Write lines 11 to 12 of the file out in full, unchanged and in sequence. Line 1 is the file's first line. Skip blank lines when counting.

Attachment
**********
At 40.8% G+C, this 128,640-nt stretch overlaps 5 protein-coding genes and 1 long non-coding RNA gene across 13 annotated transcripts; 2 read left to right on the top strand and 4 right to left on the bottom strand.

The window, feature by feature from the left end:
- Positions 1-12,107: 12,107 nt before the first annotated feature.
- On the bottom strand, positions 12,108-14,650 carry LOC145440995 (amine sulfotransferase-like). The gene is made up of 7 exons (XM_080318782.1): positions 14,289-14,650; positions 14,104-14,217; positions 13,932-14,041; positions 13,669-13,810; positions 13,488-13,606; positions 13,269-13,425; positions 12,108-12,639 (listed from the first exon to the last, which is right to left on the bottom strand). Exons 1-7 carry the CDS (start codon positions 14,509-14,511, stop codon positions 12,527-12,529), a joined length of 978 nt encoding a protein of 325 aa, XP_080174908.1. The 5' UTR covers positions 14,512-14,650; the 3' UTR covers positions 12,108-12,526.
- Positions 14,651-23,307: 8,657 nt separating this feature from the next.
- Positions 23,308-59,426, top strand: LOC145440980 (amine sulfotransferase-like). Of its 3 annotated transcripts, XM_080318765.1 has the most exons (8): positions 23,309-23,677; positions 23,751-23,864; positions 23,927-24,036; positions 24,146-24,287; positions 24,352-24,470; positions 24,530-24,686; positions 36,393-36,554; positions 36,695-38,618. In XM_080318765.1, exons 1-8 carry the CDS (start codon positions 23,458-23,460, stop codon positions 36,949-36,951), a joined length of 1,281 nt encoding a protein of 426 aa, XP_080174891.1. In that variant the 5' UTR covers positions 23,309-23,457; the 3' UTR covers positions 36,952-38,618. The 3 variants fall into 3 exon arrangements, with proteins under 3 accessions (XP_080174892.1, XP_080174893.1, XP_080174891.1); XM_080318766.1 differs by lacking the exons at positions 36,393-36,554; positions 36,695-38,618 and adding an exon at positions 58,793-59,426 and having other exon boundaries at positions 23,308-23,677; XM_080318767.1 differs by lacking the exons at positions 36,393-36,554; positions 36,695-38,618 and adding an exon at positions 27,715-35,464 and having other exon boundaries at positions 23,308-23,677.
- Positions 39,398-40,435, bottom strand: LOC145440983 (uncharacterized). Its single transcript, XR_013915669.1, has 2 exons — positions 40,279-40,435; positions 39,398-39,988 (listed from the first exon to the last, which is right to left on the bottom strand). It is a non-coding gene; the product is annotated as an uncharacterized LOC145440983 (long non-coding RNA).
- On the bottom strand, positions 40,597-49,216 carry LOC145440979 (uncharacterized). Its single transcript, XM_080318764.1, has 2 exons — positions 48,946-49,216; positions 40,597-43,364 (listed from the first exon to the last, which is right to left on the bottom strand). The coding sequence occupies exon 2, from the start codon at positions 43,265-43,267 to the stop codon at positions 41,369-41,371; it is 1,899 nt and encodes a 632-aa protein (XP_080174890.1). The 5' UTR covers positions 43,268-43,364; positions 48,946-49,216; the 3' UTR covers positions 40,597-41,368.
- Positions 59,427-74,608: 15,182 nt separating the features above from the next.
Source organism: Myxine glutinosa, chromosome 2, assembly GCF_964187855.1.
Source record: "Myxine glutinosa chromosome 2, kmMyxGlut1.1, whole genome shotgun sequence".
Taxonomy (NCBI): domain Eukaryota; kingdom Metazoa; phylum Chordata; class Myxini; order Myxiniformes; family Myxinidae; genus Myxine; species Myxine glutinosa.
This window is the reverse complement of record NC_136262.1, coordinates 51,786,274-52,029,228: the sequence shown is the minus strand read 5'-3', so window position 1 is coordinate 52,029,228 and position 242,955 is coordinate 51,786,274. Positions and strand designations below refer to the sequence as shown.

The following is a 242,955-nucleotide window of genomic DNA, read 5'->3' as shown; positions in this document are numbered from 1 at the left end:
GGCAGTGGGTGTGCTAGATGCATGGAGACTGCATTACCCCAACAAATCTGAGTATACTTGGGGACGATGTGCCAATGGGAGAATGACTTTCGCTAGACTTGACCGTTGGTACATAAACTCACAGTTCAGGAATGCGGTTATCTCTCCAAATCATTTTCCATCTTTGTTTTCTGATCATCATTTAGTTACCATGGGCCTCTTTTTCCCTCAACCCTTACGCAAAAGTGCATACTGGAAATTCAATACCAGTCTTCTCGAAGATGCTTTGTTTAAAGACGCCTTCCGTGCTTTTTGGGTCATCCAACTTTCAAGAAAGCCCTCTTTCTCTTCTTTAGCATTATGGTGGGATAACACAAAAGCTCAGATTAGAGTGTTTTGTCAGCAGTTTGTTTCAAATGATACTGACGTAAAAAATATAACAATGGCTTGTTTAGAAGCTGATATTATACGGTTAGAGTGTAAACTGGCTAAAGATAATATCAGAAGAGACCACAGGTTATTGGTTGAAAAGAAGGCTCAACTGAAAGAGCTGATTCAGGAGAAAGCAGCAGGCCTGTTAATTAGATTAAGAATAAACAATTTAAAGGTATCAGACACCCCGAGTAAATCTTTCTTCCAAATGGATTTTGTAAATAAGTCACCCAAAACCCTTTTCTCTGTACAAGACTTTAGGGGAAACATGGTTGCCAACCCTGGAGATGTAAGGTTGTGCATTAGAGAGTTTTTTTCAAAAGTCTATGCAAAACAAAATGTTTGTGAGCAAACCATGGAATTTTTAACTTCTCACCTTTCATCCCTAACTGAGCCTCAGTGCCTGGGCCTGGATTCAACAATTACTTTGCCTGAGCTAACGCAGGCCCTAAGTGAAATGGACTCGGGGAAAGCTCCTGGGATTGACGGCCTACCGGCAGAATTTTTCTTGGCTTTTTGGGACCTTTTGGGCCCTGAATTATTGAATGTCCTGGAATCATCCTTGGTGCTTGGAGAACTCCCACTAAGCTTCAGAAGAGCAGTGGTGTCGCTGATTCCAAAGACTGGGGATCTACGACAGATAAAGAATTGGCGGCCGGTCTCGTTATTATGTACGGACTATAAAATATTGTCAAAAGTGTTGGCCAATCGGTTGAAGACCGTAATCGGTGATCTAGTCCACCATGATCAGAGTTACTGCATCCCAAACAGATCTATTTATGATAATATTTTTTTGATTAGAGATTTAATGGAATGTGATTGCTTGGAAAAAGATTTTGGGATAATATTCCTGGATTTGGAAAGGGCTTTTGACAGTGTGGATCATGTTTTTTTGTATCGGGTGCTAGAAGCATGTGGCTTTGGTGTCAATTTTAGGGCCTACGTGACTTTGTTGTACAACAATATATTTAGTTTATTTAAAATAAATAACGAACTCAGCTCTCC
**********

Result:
Source record: "Myxine glutinosa chromosome 2, kmMyxGlut1.1, whole genome shotgun sequence".
Taxonomy (NCBI): domain Eukaryota; kingdom Metazoa; phylum Chordata; class Myxini; order Myxiniformes; family Myxinidae; genus Myxine; species Myxine glutinosa.